There doesn’t appear to be much middle ground when it comes to discussions about robotics and automated systems.
The automotive industry has had robotic operatives on shop floors for decades but technological advances mean that the robot is becoming more capable and will inevitably become more ubiquitous in a variety of industries.
A broader look at automated and autonomous technology sees the potential for such systems to be truly disruptive, giving companies the opportunity to rethink how they deliver products or services.
In the maritime arena, for example, container ship operators might look at automated systems in terms of the savings they’ll make when purchasing vessels that don’t require crew facilities and the wider capabilities their vessels will give them. Merchant seamen might not be looking at this prospect with the same level of enthusiasm, a view that is applicable wherever the robot or automated system is introduced into the workplace.
Companies will argue with some justification that robots will step in to carry out laborious or dangerous jobs, freeing the human employee to do something more suited to their talents.
Whilst co-bots have gradually made their way onto the shop floor, the humanoid equivalent has been slow to evolve, although that could all be about to change.
Multi-contact robots will be able to make contact with their environment using their entire bodies, giving them the sort of agility that has previously been seen in sci-fi movies but not in industry.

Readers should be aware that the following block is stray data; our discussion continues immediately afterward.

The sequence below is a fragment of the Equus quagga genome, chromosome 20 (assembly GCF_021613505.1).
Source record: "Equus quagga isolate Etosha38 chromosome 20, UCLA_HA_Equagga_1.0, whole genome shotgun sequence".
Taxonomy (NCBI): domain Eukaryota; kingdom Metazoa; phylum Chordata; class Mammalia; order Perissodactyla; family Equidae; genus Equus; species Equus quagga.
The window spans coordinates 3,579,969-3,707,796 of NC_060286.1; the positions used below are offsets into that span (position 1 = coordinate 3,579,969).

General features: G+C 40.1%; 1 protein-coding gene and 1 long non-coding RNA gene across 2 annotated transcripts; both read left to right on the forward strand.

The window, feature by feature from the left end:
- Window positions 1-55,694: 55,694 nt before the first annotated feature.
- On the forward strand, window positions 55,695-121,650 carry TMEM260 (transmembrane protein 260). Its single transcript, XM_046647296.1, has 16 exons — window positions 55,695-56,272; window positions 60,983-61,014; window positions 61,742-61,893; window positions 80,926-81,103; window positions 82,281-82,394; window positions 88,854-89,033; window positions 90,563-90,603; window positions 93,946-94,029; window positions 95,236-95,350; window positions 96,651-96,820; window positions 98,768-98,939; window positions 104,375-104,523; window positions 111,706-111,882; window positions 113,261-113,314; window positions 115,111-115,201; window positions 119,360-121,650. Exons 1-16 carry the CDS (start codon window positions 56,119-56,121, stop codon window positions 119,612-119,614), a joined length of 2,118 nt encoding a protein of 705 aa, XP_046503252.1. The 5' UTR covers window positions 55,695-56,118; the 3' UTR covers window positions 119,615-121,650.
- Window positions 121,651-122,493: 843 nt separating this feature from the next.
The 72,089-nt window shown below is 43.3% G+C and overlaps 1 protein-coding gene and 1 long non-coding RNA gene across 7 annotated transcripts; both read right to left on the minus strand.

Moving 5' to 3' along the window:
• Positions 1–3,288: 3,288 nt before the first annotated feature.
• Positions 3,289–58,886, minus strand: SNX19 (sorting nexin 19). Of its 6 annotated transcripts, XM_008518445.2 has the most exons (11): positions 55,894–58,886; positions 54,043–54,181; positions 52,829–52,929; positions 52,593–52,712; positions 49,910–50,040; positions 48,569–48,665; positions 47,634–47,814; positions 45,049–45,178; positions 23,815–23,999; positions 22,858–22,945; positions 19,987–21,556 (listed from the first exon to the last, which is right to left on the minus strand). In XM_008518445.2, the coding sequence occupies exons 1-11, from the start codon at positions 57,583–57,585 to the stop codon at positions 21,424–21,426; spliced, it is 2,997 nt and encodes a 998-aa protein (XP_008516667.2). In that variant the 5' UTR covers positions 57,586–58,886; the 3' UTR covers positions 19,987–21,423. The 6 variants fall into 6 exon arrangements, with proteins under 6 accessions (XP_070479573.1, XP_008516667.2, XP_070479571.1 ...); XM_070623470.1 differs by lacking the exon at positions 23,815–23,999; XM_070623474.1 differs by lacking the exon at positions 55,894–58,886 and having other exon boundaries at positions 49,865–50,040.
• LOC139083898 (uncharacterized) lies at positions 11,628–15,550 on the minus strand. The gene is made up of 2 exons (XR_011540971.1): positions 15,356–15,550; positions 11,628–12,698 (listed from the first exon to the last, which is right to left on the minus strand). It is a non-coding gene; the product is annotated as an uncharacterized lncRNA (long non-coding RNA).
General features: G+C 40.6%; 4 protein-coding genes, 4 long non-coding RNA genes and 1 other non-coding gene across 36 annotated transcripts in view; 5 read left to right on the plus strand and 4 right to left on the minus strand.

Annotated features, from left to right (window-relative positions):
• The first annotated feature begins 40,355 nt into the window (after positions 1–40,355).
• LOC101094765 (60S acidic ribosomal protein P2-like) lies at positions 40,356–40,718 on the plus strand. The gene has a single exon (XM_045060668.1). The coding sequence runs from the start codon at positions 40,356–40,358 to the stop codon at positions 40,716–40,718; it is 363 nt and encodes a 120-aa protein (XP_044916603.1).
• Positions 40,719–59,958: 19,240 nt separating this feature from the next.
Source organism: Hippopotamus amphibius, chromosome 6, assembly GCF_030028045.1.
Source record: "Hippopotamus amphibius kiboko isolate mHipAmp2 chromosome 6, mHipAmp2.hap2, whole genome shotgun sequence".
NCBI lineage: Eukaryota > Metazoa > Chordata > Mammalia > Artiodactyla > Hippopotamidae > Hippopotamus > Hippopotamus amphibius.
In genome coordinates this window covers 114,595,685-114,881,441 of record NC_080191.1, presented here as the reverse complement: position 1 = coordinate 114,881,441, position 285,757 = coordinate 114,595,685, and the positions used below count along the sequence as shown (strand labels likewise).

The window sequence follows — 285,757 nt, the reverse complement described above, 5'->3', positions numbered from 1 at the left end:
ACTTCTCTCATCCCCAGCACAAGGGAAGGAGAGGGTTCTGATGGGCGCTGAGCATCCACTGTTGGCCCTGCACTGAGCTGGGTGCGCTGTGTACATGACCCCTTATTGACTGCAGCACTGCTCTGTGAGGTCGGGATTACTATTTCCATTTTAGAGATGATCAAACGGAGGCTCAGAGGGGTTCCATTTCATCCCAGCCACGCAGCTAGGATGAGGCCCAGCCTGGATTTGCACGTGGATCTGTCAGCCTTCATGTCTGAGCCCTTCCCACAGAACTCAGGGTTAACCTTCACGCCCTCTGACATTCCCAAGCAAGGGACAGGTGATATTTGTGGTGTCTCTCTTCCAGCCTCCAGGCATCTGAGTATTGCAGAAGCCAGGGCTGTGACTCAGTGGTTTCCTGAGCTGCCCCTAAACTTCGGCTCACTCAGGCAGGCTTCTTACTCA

To this end, Airbus has been working with the Franco-Japanese Joint Robotics Laboratory in Tsukuba to develop robot capable of — for example — undertaking work in the confines of an aircraft’s fuselage.
From the USA, two and four-legged robots have regularly emerged from the labs of Boston Dynamics to enthrall and disturb the imagination in equal measure. As things stand, though, the robot remains a tool and it is up to humans to decide whether they are put to work for good or nefarious purposes. Things might change, of course, if the robot becomes sentient.
This potentially dystopian — and so far unproven — outlook shouldn’t overlook the fact that Britain sees its robotics research as world-leading and this year’s UK Robotics Week will be showcasing how such systems can be applied in areas including surgery, social care, and disaster relief.
EPSRC is supporting the series of robot-related events that culminate in the International Robotics Showcase on June 30, 2017 at IET’s HQ in London.
According to EPSRC, this year’s programme of events includes five competitions in the areas of surgery, extreme environments, resilient infrastructure and social care robotics, and the premiere of an Autonomous Systems film by Southampton University on emergency resilience and disaster response. Schoolchildren from across the UK are also participating in the School Robot Challenge, where they will learn how to design a virtual robot bug and teach it to move.
The International Robotics Showcase includes talks, panel discussions, exhibitions, robot demonstrations and an award ceremony for competition winners demonstrating cutting-edge robotics innovation. The UK-RAS Network will also launch four new White Papers, providing an overview of the current research landscapes in resilient infrastructure robotics; AI and robotics; robotics for emergency response, disaster relief and resilience; and robotics in social care. Doors open at 9-00am at the Institution of Engineering and Technology (IET), Savoy Place in central London.